Not only has there been a large increase during the last decade in the amount of Australian films that tell Indigenous stories, but there has also been a significant diversification of both the kinds of stories that are being told and the ways in which they are being told. Where films like Walkabout and The Chant of Jimmy Blacksmith in the 1970s clearly came from a white perspective on Indigeneity, in recent years Indigenous filmmakers have become more visible with films like Radiance, One Night the Moon and Beneath Clouds. In addition, white filmmakers increasingly choose the road of collaboration when it comes to Indigenous subject matter, as can be seen in films like Rabbit Proof Fence and The Tracker. This type of collaboration is most pronounced in the recent Rolf de Heer film Ten Canoes. This paper will discuss Ten Canoes in relation to two main concepts, both coined by Aileen Moreton-Robinson: the idea of Australia as a postcolonising nation (rather than a postcolonial nation) and the idea of incommensurability between Indigenous and non-Indigenous Australia. In the process, it will explore the limits to collaboration and where collaboration becomes appropriation, and the implications of these processes for Australia as a postcolonising nation.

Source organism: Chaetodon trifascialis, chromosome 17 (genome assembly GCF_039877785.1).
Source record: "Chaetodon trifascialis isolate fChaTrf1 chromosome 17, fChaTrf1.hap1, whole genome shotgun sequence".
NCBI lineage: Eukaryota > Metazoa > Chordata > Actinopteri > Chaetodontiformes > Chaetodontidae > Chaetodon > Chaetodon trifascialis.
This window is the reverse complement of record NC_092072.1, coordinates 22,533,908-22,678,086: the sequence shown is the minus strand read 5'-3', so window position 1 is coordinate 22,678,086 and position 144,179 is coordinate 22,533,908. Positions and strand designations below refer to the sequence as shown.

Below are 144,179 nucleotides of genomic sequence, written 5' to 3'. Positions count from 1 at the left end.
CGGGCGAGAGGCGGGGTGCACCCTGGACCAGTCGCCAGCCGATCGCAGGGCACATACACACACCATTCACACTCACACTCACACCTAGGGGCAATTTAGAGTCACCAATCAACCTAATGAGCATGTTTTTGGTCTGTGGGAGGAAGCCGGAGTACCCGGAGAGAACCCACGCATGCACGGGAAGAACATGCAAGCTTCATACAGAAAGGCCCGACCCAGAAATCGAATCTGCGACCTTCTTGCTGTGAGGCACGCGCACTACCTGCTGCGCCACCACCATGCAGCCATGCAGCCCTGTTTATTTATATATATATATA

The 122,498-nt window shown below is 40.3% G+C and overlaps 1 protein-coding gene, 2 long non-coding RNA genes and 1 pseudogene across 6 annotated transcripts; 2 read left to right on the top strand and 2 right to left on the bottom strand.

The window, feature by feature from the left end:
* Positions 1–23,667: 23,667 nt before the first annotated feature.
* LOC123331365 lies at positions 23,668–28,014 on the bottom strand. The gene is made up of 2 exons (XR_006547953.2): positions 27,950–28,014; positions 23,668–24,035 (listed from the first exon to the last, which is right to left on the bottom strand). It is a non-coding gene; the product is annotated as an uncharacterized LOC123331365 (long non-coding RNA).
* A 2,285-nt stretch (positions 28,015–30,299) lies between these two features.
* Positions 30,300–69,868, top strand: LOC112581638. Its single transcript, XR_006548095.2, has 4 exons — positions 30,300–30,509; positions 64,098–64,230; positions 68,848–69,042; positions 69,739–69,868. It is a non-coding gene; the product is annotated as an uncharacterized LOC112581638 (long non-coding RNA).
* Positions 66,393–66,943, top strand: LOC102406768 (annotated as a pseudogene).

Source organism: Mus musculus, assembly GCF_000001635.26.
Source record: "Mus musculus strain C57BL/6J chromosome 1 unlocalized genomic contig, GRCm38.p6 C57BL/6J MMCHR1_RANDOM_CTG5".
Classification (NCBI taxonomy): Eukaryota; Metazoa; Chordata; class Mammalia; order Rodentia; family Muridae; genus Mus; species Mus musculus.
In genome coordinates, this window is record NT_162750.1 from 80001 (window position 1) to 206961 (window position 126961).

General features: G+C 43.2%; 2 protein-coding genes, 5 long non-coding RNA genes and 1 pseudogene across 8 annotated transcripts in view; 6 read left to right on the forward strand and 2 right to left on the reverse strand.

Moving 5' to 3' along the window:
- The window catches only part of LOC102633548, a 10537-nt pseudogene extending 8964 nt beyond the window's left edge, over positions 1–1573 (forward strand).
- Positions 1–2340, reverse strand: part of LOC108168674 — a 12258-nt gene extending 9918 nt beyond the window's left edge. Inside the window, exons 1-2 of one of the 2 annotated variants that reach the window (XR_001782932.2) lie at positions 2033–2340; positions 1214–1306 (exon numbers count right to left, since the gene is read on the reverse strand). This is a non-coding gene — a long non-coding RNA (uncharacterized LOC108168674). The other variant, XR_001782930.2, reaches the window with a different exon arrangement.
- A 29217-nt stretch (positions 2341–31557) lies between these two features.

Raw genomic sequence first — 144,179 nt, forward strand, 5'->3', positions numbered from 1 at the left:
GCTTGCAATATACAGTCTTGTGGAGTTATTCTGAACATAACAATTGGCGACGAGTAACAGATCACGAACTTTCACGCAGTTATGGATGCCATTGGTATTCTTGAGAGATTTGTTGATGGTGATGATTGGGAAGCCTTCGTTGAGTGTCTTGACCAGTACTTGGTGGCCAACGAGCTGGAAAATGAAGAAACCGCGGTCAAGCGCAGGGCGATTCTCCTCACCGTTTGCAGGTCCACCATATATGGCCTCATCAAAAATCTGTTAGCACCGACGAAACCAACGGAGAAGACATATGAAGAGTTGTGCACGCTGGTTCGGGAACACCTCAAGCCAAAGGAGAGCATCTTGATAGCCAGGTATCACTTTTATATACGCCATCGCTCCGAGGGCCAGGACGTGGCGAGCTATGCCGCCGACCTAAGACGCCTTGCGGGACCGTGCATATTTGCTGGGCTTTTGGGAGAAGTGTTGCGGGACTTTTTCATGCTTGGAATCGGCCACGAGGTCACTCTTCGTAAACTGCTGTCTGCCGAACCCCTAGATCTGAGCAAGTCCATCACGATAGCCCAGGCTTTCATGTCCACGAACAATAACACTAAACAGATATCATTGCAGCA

|Keywords:||Indigeneity, Collaboration, Appropriation, Postcolonising Nation, Incommensurability|
Lecturer Learning Enhancement (Communication), Learning and Teaching Support Unit (LTSU), Public Memory Research Centre, University of Southern Queensland, Toowoomba, Queensland, Australia
Lecturer, Wollotuka School of Aboriginal Studies, University of Newcastle, Newcastle, New South Wales, Australia
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